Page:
It was not with starry-eyed optimism, but with fierce determination that global climate negotiators launched their treaty talks in Lima on Monday. Nobody is suggesting that it will be easy to draft a comprehensive pact to be signed in Paris next year.
Rather, the leaders of the talks are simply asserting that failure is not an option, as they confront the reality that significant global warming is already locked in and this year's record-breaking temperatures are bound to be exceeded again and again.
"El mundo nos espera," said Peru's Manuel Pulgar Vidal, the presiding officer at the talks. "El mundo no espera que fallemos." The world awaits us. The world does not expect us to fail.
Here are just a few of the difficult pieces of the complex puzzle negotiators need to solve if they are to avoid failure.
Inside the making of Meltdown: Terror at the Top of the World by InsideClimate News in partnership with VICE.
Depending on who you ask, the $9.7 billion in pledges for the Green Climate Fund is either a woeful start or an encouraging sign that wealthy nations are serious about helping poorer ones deal with climate change.
As climate treaty talks begin next month in Peru, it's the opinions of those within developing nations that matter most. Negotiators for those countries have said they cannot commit to emissions reductions or sign a climate treaty without adequate financial support.
The pledge total is just shy of the $10 billion goal for the initial phase of the Green Climate Fund, and well short of the $15 billion that developing nations wanted.
Three recent reports, each a comprehensive look at the climate crisis and possible paths out of it, provide the latest evidence that the barriers to reducing greenhouse gas emissions are daunting, but not insurmountable.
One report comes from the United Nations Environment Program (UNEP); one from the World Bank; and one from a consortium that includes two United States' national laboratories. Together, they illustrate the concerted effort by various schools of climate analysis to promote a global treaty in Paris next year. All echo themes presented in the Intergovernmental Panel on Climate Change's fifth assessment report, issued over the past year.
The first of the new studies is UNEP's Emissions Gap Report for 2014, an annual exercise in which the UN agency assesses the pledges of the world's nations, and calculates how short they fall of what's needed to keep warming to 2 degrees Celsius.
The World Bank’s contribution, its third in a series it calls Turn Down the Heat, warns that warming of at least 1.5 degrees Celsius is already "locked in," and that we are approaching "4°C—a frightening world of increased risks and global instability."
Last week, Minnesota regulators quietly issued a major fine of $85,000 against frac sand operator Tiller Corp. for a long list of violations, including emitting unsafe levels of toxic dust.
That's the largest penalty levied against a frac sand company in the state in at least three years. And it's the second largest fine issued to any industry by regulators at the state's Pollution Control Agency this year.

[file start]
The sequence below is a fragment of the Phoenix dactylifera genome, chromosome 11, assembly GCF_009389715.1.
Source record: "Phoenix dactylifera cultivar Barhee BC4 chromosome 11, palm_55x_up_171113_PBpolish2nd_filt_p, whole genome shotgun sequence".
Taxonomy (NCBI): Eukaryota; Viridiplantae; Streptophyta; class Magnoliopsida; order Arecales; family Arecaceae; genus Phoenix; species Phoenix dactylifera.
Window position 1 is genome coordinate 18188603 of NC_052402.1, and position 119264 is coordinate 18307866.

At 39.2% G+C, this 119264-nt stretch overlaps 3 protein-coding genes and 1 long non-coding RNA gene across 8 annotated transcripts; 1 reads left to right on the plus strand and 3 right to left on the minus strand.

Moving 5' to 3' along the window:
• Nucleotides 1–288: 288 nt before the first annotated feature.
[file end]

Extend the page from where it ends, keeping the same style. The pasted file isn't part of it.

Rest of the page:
The fine comes at a time when Minnesota is overhauling its rules for the burgeoning frac sand industry. Minnesota is the nation's fourth largest producer of silica sand, a key ingredient used in hydraulic fracturing, or fracking. Its neighbor Wisconsin is the top producer.
The frac sand industry is driving an economic boom across the region, providing thousands of new jobs and injecting millions of dollars in new development. But there's concern about the growing frac sand industry's impact on air, water, noise and light pollution. Minnesota officials are trying to address many of these issues with the current rulemaking effort.
It took more than a decade of worsening climate change projections to get global leaders to promise steeper carbon cuts. Amassing enough money to deal with the problem, it seems, might be even harder.
Developing nations last week fell short of the $10 billion minimum goal for the critically important Green Climate Fund. To make matters worse, a new report shows that overall climate-related investment is lagging, too.
The latest tally of global climate finance found that public and private investment totaled $331 billion in 2013, down nearly 8 percent from 2012. That spending is "far below even the most conservative estimates of investment needs" to reduce the threat of climate change, according to the 2014 Global Landscape of Climate Finance report, released Thursday by the independent Climate Policy Initiative (CPI), a San Francisco-based group funded by grants from government and charitable foundations.
"Don't mess with Texas," says the advertising slogan that has grown into a defiant unofficial state motto.
After a recent historic vote to ban fracking in the college town of Denton—and industry's lightning-fast response—the new refrain might read: "Don't Mess With Big Oil and Gas."